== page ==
Source: CareGiver, The - August 20, 2014 Category: Dementia Authors: Bob DeMarco Source Type: blogs

Life with chronic pain
I was very intrigued to read this article on a man's advice on living with a wife in chronic pain. I admit I might be guilty of some of the first ten myself. My husband does pick up on when I am overdoing things and cues me to take it easier.I also know sometimes when I want to do things and feel like I should do them but just don't have it in me. I try to work around it. I'll lie down for a while and then try later on. Or I'll put it off until the next day. Sometimes I ask my husband to do things for me - like making dinner - because the idea of standing in the kitchen for ten minutes just isn't a good idea.If you read hi...
Source: Caroline's Breast Cancer Blog - August 19, 2014 Category: Cancer Tags: pain levels Source Type: blogs

Top stories in health and medicine, August 19, 2014
From MedPage Today: Hospitals Question Charity for Some Patients. As more Americans gain insurance under the federal health law, hospitals are rethinking their charity programs, with some scaling back help for those who could have signed up for coverage but didn’t. Antibiotics Early in Life May Boost Obesity Risk. Exposure to antibiotics early in life may permanently alter gut microbes in a way that could increase obesity risk years later. Huge Variations in Blood Test Charges ‘Irrational’. One California hospital charged $10 for a blood cholesterol test, while another hospital that ran the same test ch...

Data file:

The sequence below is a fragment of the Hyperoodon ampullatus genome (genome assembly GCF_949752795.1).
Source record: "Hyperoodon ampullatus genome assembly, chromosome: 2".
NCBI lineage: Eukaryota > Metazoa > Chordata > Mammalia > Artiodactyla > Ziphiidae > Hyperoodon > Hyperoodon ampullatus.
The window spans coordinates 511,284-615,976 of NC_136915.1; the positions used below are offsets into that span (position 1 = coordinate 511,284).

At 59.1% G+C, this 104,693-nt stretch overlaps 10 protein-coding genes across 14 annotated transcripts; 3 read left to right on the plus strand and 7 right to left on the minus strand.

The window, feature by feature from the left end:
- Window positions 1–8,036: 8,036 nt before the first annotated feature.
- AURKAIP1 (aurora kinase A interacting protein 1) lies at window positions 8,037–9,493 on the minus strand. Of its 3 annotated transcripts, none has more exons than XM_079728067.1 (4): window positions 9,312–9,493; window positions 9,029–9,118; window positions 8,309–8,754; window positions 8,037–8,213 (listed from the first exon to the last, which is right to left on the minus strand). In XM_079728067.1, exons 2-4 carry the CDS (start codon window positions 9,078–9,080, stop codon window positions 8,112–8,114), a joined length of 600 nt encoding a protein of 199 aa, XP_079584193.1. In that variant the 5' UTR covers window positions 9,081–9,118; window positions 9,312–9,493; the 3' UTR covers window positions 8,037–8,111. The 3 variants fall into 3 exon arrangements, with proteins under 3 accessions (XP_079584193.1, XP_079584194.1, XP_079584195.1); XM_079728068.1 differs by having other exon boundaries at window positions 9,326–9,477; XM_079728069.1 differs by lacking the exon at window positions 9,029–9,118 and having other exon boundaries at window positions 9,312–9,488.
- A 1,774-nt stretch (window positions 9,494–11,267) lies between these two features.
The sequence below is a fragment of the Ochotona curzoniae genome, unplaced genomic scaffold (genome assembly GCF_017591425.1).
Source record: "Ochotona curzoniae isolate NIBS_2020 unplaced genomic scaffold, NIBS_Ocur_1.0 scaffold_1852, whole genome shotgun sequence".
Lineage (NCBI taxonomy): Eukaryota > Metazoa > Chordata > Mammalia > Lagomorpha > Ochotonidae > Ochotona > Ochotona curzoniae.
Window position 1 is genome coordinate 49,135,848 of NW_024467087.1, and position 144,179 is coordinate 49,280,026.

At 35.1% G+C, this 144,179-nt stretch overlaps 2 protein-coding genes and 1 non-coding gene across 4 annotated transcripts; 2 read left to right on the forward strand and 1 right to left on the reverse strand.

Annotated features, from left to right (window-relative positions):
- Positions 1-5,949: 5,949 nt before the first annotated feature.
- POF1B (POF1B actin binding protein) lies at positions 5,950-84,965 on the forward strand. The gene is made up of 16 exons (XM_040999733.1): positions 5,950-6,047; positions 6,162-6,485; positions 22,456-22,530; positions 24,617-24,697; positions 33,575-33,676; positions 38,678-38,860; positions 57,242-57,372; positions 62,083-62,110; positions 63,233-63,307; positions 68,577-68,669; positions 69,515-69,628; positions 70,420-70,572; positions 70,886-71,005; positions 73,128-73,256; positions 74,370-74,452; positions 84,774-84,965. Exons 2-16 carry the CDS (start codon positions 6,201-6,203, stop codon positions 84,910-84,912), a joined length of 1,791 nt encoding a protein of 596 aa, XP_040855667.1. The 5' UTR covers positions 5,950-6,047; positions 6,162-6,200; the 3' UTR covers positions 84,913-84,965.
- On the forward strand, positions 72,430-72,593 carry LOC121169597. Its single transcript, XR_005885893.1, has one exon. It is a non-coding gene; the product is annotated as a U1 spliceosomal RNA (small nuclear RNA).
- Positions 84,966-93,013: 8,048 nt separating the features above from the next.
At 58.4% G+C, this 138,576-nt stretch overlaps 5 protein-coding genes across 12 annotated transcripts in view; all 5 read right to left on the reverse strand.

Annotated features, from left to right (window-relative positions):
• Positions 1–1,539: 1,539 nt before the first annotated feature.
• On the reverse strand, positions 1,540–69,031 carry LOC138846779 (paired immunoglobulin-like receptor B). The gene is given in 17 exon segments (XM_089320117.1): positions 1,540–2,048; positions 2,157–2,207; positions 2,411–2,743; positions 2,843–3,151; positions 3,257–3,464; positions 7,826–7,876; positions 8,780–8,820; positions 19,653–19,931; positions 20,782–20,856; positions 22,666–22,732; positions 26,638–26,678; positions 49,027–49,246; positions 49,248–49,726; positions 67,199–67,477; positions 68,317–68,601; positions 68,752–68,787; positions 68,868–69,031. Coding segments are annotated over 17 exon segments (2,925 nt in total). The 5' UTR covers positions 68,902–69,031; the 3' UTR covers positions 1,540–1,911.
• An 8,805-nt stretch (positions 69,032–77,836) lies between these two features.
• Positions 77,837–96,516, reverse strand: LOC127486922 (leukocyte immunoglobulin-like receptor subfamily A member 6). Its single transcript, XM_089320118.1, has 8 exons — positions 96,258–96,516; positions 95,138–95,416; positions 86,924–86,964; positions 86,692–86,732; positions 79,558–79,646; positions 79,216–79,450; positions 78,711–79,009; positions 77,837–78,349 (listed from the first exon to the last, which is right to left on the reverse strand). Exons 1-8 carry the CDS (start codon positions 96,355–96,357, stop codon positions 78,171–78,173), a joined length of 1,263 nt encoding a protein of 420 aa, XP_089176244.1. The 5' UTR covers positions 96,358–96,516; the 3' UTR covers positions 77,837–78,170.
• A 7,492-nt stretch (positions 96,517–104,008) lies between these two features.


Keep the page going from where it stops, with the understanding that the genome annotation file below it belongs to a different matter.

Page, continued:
Source: Kevin, M.D. - Medical Weblog - August 19, 2014 Category: Journals (General) Authors: Tags: News Hospital Obesity Source Type: blogs

Are American doctors paid too much or too little?
A version of column was published in USA Today on July 2, 2014. There are some who think that I’m overpaid as a physician, and that my salary fuels rising health costs.  I can understand their point: A May 2014 survey released by the Medical Group Management Association found that internal medicine doctors like myself have a starting median annual salary of $190,000, while those of specialists like radiologists or anesthesiologists approach $300,000.  It seems like a lot of money. Continue reading ... Your patients are rating you online: How to respond. Manage your online reputation: A social media guide. Find out h...
Source: Kevin, M.D. - Medical Weblog - August 15, 2014 Category: Journals (General) Authors: Tags: Kevin's Take Health reform Primary care Source Type: blogs

To the ABIM: What Real Life-long Learning Should Look Like
He left a little early to stop by the cath lab to see his patient before her procedure.  Cordial "Hello's" and "Good mornings" and "Any last questions?" were mentioned before she signed her consent.  The team was working feverishly to prepare her for her procedure.  "Have you met the anesthesiologist yet?" was next, and almost on cue, the anesthesiologist arrived and took over for a bit. He (Source: Dr. Wes)